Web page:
Babbit eBook

This eBook from the Gutenberg Project consists of approximately 465 pages of information about Babbit.

“Rats, old man, it lets off steam.”

“Oh, I know!  After spending all noon sneering at the conventional stuff, I’m conventional enough to be ashamed of saving my life by busting out with my fool troubles!”

“Old Paul, your nerves are kind of on the bum.  I’m going to take you away.  I’m going to rig this thing.  I’m going to have an important deal in New York and—­and sure, of course!—­I’ll need you to advise me on the roof of the building!  And the ole deal will fall through, and there’ll be nothing for us but to go on ahead to Maine.  I—­Paul, when it comes right down to it, I don’t care whether you bust loose or not.  I do like having a rep for being one of the Bunch, but if you ever needed me I’d chuck it and come out for you every time!  Not of course but what you’re—­course I don’t mean you’d ever do anything that would put—­that would put a decent position on the fritz but—­See how I mean?  I’m kind of a clumsy old codger, and I need your fine Eyetalian hand.  We—­Oh, hell, I can’t stand here gassing all day!  On the job!  S’ long!  Don’t take any wooden money, Paulibus!  See you soon!  S’ long!”



He forgot Paul Riesling in an afternoon of not unagreeable details.  After a return to his office, which seemed to have staggered on without him, he drove a “prospect” out to view a four-flat tenement in the Linton district.  He was inspired by the customer’s admiration of the new cigar-lighter.  Thrice its novelty made him use it, and thrice he hurled half-smoked cigarettes from the car, protesting, “I got to quit smoking so blame much!”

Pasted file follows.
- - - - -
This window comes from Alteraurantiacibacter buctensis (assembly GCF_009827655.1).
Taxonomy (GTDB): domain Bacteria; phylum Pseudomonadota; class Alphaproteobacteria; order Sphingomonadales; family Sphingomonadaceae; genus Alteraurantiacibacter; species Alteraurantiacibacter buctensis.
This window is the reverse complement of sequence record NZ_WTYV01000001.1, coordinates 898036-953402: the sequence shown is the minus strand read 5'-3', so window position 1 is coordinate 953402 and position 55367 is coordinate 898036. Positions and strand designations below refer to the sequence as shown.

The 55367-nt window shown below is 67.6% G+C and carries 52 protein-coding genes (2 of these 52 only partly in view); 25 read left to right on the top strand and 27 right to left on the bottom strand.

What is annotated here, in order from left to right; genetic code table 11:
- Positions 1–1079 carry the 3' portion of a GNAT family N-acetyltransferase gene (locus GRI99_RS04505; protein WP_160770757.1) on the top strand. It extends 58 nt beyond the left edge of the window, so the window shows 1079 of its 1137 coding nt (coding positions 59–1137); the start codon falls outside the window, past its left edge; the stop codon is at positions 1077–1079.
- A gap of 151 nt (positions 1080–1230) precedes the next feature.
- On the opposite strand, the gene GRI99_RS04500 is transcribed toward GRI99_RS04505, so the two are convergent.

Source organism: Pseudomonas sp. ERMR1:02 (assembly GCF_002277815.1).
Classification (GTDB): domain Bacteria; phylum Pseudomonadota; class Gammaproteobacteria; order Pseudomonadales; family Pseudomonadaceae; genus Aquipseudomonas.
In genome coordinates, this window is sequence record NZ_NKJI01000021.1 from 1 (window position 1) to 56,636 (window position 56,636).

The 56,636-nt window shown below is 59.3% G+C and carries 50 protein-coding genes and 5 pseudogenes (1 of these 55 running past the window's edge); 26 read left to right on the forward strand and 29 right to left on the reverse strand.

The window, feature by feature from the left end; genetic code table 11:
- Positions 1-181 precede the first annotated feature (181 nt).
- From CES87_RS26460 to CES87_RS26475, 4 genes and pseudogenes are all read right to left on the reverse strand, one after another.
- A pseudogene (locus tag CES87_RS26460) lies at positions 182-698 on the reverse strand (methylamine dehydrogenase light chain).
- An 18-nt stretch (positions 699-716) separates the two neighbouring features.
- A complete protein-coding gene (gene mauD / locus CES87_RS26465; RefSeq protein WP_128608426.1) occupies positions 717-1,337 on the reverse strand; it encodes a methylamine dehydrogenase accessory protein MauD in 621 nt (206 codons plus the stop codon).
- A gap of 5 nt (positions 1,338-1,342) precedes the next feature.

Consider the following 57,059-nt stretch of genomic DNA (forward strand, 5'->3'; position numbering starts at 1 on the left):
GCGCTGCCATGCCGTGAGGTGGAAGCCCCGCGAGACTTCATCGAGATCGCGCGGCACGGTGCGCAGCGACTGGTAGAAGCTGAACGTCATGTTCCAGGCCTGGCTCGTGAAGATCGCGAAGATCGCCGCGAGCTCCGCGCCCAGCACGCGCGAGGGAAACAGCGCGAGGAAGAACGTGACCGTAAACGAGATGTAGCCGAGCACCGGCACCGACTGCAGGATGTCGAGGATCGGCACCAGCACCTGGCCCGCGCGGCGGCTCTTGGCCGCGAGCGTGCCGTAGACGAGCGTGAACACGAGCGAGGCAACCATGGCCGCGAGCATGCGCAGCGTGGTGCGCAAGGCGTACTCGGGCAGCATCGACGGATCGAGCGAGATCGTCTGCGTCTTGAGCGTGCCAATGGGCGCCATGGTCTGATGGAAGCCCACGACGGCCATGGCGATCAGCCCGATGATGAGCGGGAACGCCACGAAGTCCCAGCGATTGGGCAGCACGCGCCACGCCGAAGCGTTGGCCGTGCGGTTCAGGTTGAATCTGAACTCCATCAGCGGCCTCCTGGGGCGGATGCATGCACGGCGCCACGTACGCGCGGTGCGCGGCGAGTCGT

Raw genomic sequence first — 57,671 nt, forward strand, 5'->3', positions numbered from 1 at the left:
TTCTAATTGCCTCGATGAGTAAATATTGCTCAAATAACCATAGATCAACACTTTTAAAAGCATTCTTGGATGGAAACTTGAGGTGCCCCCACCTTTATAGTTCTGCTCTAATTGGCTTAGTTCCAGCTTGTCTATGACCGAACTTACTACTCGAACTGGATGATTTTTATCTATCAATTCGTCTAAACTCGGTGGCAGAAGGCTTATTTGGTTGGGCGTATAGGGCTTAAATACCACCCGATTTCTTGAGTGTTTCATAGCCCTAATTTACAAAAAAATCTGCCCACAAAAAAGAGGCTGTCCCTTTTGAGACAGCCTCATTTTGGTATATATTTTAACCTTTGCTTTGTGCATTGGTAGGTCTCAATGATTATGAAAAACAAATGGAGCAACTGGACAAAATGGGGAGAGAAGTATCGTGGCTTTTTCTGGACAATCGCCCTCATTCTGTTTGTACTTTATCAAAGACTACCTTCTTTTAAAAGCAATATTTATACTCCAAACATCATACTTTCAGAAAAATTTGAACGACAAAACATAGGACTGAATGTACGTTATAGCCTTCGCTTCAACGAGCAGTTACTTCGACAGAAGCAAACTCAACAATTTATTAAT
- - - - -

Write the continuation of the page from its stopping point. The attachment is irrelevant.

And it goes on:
Their ample discussion of every detail of the cigar-lighter led them to speak of electric flat-irons and bed-warmers.  Babbitt apologized for being so shabbily old-fashioned as still to use a hot-water bottle, and he announced that he would have the sleeping-porch wired at once.  He had enormous and poetic admiration, though very little understanding, of all mechanical devices.  They were his symbols of truth and beauty.  Regarding each new intricate mechanism—­metal lathe, two-jet carburetor, machine gun, oxyacetylene welder—­he learned one good realistic-sounding phrase, and used it over and over, with a delightful feeling of being technical and initiated.

The customer joined him in the worship of machinery, and they came buoyantly up to the tenement and began that examination of plastic slate roof, kalamein doors, and seven-eighths-inch blind-nailed flooring, began those diplomacies of hurt surprise and readiness to be persuaded to do something they had already decided to do, which would some day result in a sale.

On the way back Babbitt picked up his partner and father-in-law, Henry T. Thompson, at his kitchen-cabinet works, and they drove through South Zenith, a high-colored, banging, exciting region:  new factories of hollow tile with gigantic wire-glass windows, surly old red-brick factories stained with tar, high-perched water-tanks, big red trucks like locomotives, and, on a score of hectic side-tracks, far-wandering freight-cars from the New York Central and apple orchards, the Great Northern and wheat-plateaus, the Southern Pacific and orange groves.

Project Gutenberg
Babbit from Project Gutenberg. Public domain.
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